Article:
More than two weeks ago, 28 Idaho House Republicans, led by Rep. Barbara Ehardt of Idaho Falls, chastised Boise State University’s newly arrived president, Marlene Tromp, about campus diversity programs.
They said these efforts — such as graduation parties for underrepresented students and fellowships for minority graduate students — “separates and segregates students” while contributing to escalating student tuition. “We need to do things the ‘Idaho way,’” they wrote.
Most of it was wrong, especially the charge about tuition. Legislative disinvestment in higher education is the reason many Idahoans are suffering tuition sticker shock. Even more troubling, it suggested Tromp’s superiors at the State Board of Education were irrelevant. Why even bother with this constitutional board if any disgruntled politician can presume to run higher education on her own?
Yet, Gov. Brad Little remained silent.
As they rallied last weekend, Boise State students emphasized the value of diversity and the programs that embrace it. Case in point: The Black Student Association, which represents about 2 percent of BSU’s student body.
Ryann Banks, a black sophomore at BSU, told the Idaho Statesman’s Nicole Foy that when she found her community, she was “able to thrive in ways I never thought possible.”
Simultaneously, the wheels continued to fall off Ehardt’s clown car.
Nobody was talking about “separate and segregated” graduations. Only after an official BSU commencement in the Taco Bell Arena was held did smaller groups — based on colleges, departments or individual clubs such as the Black Student Association — make their own arrangements.
At the same time, Idaho Politics Weekly columnist Steve Taggart of Idaho Falls discovered a campus alive with efforts to buttress all kinds of students — not just the Native American, black and gay rights groups Ehardt demonized. Among those Taggart highlighted were clubs based on ethnicity — Bangladeshi, Filipino, Chinese and Saudi — and groups based on faith — such as Christian Athletes, the Jewish Student at Boise State, the Latter-day Student Association and the Young Life Club.
In the context of BSU’s $516 million budget, the “overall cost of diversity programs at BSU is relatively minor,” Taggart wrote.
And what did we hear from our governor?
In the ensuing vacuum, the situation has devolved from the absurd into the cauldron of white nationalist politics.
When Idaho legislators went to their mailboxes this week, they found a postcard featuring a cartoonish depiction of Tromp and the state board as clowns whose diversity programs cost taxpayers and create “sacrificial children.”
Among its other claims, the postcard says Tromp and the state board are providing “scholarships for illegal aliens,” an “Alt-Gender-Cult center for LGBTQ creep clowns,” a “gaggle of diversity clowns to gobble up fat paychecks while violating Idaho students,” and a “pronoun scramble on the rainbow stage.”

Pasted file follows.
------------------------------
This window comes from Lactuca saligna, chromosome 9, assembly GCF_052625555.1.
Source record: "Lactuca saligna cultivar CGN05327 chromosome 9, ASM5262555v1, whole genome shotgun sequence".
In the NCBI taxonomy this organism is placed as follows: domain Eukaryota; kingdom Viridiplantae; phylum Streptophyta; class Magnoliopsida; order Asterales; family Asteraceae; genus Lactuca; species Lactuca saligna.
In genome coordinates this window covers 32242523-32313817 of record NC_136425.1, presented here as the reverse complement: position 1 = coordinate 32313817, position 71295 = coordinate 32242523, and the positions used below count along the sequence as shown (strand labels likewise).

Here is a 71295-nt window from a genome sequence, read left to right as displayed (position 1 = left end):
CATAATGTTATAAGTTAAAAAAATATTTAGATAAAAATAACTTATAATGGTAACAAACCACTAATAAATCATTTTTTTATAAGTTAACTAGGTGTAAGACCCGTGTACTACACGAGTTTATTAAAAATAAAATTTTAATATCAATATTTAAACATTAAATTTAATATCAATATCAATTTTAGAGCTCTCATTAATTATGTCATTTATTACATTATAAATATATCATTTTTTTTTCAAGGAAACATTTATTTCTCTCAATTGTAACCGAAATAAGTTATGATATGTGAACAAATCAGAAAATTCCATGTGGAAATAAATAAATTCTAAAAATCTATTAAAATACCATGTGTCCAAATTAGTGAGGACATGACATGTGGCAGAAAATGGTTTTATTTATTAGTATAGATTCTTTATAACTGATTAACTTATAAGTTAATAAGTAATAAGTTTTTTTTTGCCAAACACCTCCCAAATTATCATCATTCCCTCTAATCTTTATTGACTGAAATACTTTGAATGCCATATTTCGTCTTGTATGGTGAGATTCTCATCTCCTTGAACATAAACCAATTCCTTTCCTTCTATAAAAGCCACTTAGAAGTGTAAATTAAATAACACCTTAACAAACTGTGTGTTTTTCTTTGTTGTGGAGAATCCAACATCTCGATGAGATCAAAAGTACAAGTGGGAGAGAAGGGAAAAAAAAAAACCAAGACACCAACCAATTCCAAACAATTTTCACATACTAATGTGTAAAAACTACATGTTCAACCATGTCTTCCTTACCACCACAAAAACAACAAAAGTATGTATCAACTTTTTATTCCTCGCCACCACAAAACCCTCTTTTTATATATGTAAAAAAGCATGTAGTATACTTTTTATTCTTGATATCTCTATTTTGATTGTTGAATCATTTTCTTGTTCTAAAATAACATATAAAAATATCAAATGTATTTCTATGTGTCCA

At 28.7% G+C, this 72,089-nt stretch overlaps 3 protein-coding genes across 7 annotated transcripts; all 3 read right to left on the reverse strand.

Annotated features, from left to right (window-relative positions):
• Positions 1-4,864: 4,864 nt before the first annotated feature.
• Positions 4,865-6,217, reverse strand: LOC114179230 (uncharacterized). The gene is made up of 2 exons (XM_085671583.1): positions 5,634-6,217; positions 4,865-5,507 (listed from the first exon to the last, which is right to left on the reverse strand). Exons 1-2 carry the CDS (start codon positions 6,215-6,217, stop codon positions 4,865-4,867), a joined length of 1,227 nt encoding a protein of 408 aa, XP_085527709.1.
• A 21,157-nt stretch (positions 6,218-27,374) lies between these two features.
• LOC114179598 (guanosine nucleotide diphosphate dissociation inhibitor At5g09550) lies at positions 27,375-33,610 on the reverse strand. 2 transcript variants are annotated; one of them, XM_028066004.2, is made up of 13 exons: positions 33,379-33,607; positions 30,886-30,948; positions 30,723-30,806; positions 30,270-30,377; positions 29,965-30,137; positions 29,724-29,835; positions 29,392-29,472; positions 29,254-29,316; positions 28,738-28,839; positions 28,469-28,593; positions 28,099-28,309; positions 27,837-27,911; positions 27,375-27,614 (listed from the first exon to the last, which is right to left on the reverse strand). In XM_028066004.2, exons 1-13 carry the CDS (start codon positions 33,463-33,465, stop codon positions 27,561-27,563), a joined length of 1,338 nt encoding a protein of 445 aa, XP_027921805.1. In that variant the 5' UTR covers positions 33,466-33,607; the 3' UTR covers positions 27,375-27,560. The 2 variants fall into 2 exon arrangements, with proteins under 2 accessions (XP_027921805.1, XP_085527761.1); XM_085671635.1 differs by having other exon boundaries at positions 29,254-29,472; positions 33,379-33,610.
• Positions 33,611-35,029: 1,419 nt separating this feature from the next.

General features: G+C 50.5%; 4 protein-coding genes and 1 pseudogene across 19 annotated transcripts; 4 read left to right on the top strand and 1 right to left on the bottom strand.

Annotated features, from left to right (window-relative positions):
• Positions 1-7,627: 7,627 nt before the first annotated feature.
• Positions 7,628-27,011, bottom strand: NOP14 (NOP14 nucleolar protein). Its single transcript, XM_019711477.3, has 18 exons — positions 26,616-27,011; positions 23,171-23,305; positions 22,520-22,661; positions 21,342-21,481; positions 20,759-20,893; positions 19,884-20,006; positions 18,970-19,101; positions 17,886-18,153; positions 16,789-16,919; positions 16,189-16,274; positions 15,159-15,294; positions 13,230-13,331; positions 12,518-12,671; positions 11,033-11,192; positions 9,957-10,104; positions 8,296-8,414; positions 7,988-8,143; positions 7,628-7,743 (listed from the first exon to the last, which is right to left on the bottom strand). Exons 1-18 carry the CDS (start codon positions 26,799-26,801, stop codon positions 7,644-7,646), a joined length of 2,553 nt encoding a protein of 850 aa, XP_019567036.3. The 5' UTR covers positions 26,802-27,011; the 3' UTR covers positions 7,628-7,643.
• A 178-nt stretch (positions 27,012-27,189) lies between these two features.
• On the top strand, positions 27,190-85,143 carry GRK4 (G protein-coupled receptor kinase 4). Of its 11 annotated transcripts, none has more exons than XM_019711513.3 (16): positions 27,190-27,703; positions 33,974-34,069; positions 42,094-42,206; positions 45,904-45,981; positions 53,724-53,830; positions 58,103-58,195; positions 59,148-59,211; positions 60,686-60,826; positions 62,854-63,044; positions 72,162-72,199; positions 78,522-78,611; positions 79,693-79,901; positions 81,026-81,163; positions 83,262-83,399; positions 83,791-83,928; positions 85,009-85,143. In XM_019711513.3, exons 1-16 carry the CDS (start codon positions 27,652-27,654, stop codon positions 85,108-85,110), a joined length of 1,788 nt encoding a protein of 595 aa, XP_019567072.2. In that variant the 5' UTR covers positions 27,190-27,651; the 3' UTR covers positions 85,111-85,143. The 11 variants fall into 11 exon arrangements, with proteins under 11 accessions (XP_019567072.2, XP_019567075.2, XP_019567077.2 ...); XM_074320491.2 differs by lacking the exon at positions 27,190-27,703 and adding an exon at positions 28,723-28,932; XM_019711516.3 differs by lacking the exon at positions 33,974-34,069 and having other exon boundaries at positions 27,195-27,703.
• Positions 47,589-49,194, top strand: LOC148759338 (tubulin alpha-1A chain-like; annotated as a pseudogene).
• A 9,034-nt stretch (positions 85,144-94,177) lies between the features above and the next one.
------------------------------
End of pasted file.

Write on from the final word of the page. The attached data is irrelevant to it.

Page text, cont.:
Nor was it the first episode.
Back in May, lawmakers received another postcard, which declared “Idaho Says No” to Muslims and featured a distorted image of a Muslim man containing phrases such as “Jihad” “gang rape” and “beheadings.”
And guess whose fingerprints are all over it?
Yes, that Alex Jones.
Jones is the hyperbolic, conspiratorial, radio talk show host who once claimed the shootings at Sandy Hook Elementary School in Newtown, Conn., — where 20 kids and six teachers were murdered — was staged.
Idahoans remember him as the guy who once said Chobani, which makes yogurt in Twin Falls, was supporting “migrant rapists” who spread disease in the Magic Valley.
Under threat of litigation, Jones backed off.
Daniel Brannan, the Panhandle area cartoonist responsible for the image, says somebody commissioned his work, but won’t say who. This much we know: The Tromp cartoon postcard says it was sent by an infowars affiliate, the “Infowars Army.”
Jones created infowars.
The Tromp cartoon — along with the anti-Muslim caricature and a couple of racist images that targeted the University of Idaho recently — appear on the message board Infocomm.org and Idaho Reality Theater. Both are mentioned on the anti-Tromp postcard.
Free Speech Systems LLC is listed as the registrant for Infocomm.org.
Jones owns Free Speech Systems LLC.
So there you have it — a conspiratorialist outfit is more or less targeting college diversity and one of Idaho’s highest-ranking professional women.
You can’t help but worry about how many people of Tromp’s stature and sensibilities will take a pass on investing their futures in Idaho after seeing this.
If this incident doesn’t spark another bout of reckoning over Idaho’s unfortunate past with the Aryan Nations and white supremacists, that day is not far off.
And the one figure who should have stood up for Tromp and the moral center of his state remained aloof — almost until the last minute. Only after former BSU President Robert Kustra and Marc Johnson, chief of staff to the late former Idaho Gov. Cecil D. Andrus, called on him to act did Little issue a statement on Wednesday — listed third among six items in the governor’s e-newsletter:
“I am usually reluctant to acknowledge exclusionary, inflammatory displays of opinion. That said, the political cartoon depicted on the out-of-state postcard mailed to Idaho officials, along with the language on the postcard, is distasteful and belittles the volunteers and workers who dedicate their time to advancing opportunities for Idaho students. I do not condone the postcard, but free speech is a tenet of a democratic republic.”
Little may not realize it yet, but Jones and his acolytes are not going to stop.
People are asking themselves:
What kind of place is Idaho?
What does the “Idaho way” mean?
What kind of state does Idaho intend to become?
And what kind of governor have we elected? — M.T.